Lipid–Polymer Hybrid Nanosystems: A Rational Fusion for Advanced Therapeutic Delivery

Shweta Jain, Mudit Kumar, Pushpendra Kumar, Jyoti Verma, Jessica M. Rosenholm, Kuldeep K. Bansal, Ankur Vaidya

Research output: Contribution to journalReview Article or Literature Reviewpeer-review

6 Citations (Scopus)
46 Downloads (Pure)


Lipid nanoparticles (LNPs) are spherical vesicles composed of ionizable lipids that are neutral at physiological pH. Despite their benefits, unmodified LNP drug delivery systems have substantial drawbacks, including a lack of targeted selectivity, a short blood circulation period, and in vivo instability. lipid–polymer hybrid nanoparticles (LPHNPs) are the next generation of nanoparticles, having the combined benefits of polymeric nanoparticles and liposomes. LPHNPs are being prepared from both natural and synthetic polymers with various techniques, including one- or two-step methods, emulsification solvent evaporation (ESE) method, and the nanoprecipitation method. Varieties of LPHNPs, including monolithic hybrid nanoparticles, core–shell nanoparticles, hollow core–shell nanoparticles, biomimetic lipid–polymer hybrid nanoparticles, and polymer-caged liposomes, have been investigated for various drug delivery applications. However, core–shell nanoparticles having a polymeric core surrounded by a highly biocompatible lipid shell are the most commonly explored LPHNPs for the treatment of various diseases. In this review, we will shed light on the composition, methods of preparation, classification, surface functionalization, release mechanism, advantages and disadvantages, patents, and clinical trials of LPHNPs, with an emphasis on core–shell-structured LPHNPs.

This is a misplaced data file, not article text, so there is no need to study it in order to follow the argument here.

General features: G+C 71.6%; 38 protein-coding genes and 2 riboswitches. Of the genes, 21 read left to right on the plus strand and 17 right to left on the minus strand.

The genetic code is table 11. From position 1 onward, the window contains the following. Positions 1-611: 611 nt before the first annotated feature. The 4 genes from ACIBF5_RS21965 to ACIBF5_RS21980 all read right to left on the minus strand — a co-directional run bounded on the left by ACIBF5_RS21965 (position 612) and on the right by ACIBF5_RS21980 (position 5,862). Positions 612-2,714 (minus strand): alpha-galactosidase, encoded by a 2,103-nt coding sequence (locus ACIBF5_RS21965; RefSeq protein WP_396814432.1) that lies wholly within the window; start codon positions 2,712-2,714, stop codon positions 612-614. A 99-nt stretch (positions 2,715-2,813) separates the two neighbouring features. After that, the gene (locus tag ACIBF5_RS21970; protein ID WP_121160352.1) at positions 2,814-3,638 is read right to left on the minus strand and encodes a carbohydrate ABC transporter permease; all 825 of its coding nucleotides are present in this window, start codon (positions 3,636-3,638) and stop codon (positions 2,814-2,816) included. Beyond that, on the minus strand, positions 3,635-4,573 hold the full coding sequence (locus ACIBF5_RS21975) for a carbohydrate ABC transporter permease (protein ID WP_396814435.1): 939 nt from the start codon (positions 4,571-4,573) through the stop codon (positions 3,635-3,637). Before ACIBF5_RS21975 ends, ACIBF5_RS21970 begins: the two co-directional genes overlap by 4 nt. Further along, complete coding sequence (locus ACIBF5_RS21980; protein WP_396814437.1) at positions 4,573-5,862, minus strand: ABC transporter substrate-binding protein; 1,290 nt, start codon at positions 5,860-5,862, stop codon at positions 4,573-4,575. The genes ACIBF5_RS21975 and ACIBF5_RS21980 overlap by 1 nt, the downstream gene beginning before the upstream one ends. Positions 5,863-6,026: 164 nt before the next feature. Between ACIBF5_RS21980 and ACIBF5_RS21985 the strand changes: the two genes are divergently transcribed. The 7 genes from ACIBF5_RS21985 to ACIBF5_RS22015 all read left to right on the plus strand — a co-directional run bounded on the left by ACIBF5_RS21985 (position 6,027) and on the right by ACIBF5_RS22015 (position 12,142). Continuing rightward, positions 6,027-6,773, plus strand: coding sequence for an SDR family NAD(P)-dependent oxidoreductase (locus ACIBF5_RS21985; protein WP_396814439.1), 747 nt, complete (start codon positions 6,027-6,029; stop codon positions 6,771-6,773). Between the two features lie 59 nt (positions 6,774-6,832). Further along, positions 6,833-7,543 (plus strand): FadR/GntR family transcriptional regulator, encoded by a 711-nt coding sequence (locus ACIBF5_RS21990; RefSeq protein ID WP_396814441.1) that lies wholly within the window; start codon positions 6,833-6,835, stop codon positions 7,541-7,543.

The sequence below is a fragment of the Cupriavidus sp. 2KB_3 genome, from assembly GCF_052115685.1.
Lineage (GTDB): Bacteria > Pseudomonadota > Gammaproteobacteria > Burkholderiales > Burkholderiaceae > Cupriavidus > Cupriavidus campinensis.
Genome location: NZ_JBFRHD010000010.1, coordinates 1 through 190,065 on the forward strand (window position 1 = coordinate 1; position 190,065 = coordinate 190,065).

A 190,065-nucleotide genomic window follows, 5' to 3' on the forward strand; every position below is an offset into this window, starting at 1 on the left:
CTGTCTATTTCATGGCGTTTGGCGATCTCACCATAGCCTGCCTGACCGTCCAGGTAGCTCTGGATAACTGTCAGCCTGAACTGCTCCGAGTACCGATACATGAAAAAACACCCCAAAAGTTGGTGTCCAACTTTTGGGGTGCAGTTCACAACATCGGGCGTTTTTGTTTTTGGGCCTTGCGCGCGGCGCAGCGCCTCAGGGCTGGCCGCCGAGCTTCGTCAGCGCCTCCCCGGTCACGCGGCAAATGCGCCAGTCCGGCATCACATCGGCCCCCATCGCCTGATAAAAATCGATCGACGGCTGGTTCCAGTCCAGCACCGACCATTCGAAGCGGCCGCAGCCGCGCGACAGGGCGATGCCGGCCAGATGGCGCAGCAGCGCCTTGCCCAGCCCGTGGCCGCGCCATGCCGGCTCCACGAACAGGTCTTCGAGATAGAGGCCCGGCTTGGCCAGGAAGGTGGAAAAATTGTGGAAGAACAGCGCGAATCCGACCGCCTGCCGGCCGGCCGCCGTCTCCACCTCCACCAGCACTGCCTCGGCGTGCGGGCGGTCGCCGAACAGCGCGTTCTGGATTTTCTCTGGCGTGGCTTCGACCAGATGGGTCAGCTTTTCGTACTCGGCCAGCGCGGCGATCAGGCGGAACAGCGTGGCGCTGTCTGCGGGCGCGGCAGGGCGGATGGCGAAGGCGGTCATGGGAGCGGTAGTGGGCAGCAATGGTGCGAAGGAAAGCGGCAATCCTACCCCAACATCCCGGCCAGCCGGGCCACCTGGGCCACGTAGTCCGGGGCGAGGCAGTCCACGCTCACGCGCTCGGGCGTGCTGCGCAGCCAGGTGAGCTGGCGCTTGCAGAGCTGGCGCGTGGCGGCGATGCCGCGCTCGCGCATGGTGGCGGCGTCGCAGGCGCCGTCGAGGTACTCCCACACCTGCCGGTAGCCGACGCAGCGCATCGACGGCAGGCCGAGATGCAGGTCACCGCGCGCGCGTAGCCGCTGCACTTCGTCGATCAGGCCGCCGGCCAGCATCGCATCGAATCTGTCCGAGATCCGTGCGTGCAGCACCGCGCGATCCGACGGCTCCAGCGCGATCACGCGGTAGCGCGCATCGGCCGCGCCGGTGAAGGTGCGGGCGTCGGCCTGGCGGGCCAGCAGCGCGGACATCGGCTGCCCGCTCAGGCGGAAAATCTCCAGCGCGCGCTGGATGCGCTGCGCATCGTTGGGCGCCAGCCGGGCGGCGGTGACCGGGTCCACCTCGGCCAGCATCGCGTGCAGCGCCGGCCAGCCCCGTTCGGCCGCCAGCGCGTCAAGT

Original languageEnglish
Article number437
JournalJournal of Functional Biomaterials
Issue number9
Publication statusPublished - 23 Aug 2023
MoE publication typeA2 Review article in a scientific journal


  • Nanoparticles
  • Cancer
  • Drug delivery


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